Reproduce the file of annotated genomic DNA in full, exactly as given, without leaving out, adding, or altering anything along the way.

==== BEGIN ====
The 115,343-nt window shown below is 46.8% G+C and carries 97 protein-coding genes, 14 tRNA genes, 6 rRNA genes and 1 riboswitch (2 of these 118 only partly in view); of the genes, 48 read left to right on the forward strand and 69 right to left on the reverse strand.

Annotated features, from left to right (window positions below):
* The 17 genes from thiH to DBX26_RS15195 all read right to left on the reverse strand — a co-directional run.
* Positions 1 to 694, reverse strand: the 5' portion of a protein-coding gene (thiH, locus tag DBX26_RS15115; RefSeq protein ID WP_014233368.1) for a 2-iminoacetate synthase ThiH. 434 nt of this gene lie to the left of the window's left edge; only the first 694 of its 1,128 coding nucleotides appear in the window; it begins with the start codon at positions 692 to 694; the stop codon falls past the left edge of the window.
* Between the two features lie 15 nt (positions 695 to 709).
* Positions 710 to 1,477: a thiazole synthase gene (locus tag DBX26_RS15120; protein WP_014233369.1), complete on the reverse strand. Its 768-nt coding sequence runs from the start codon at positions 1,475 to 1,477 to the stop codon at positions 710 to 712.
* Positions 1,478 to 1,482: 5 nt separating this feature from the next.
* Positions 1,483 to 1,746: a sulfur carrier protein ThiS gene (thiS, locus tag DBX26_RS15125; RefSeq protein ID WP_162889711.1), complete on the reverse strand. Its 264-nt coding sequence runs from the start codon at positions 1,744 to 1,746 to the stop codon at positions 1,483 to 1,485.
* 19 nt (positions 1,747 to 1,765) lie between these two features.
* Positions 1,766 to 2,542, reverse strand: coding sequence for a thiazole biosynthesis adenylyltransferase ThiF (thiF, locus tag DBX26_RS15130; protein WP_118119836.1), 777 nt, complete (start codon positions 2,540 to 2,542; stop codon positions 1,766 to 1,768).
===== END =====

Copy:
The 115,343-nt window shown below is 46.8% G+C and carries 97 protein-coding genes, 14 tRNA genes, 6 rRNA genes and 1 riboswitch (2 of these 118 only partly in view); of the genes, 48 read left to right on the forward strand and 69 right to left on the reverse strand.

Annotated features, from left to right (window positions below):
* The 17 genes from thiH to DBX26_RS15195 all read right to left on the reverse strand — a co-directional run.
* Positions 1 to 694, reverse strand: the 5' portion of a protein-coding gene (thiH, locus tag DBX26_RS15115; RefSeq protein ID WP_014233368.1) for a 2-iminoacetate synthase ThiH. 434 nt of this gene lie to the left of the window's left edge; only the first 694 of its 1,128 coding nucleotides appear in the window; it begins with the start codon at positions 692 to 694; the stop codon falls past the left edge of the window.
* Between the two features lie 15 nt (positions 695 to 709).
* Positions 710 to 1,477: a thiazole synthase gene (locus tag DBX26_RS15120; protein WP_014233369.1), complete on the reverse strand. Its 768-nt coding sequence runs from the start codon at positions 1,475 to 1,477 to the stop codon at positions 710 to 712.
* Positions 1,478 to 1,482: 5 nt separating this feature from the next.
* Positions 1,483 to 1,746: a sulfur carrier protein ThiS gene (thiS, locus tag DBX26_RS15125; RefSeq protein ID WP_162889711.1), complete on the reverse strand. Its 264-nt coding sequence runs from the start codon at positions 1,744 to 1,746 to the stop codon at positions 1,483 to 1,485.
* 19 nt (positions 1,747 to 1,765) lie between these two features.
* Positions 1,766 to 2,542, reverse strand: coding sequence for a thiazole biosynthesis adenylyltransferase ThiF (thiF, locus tag DBX26_RS15130; protein WP_118119836.1), 777 nt, complete (start codon positions 2,540 to 2,542; stop codon positions 1,766 to 1,768).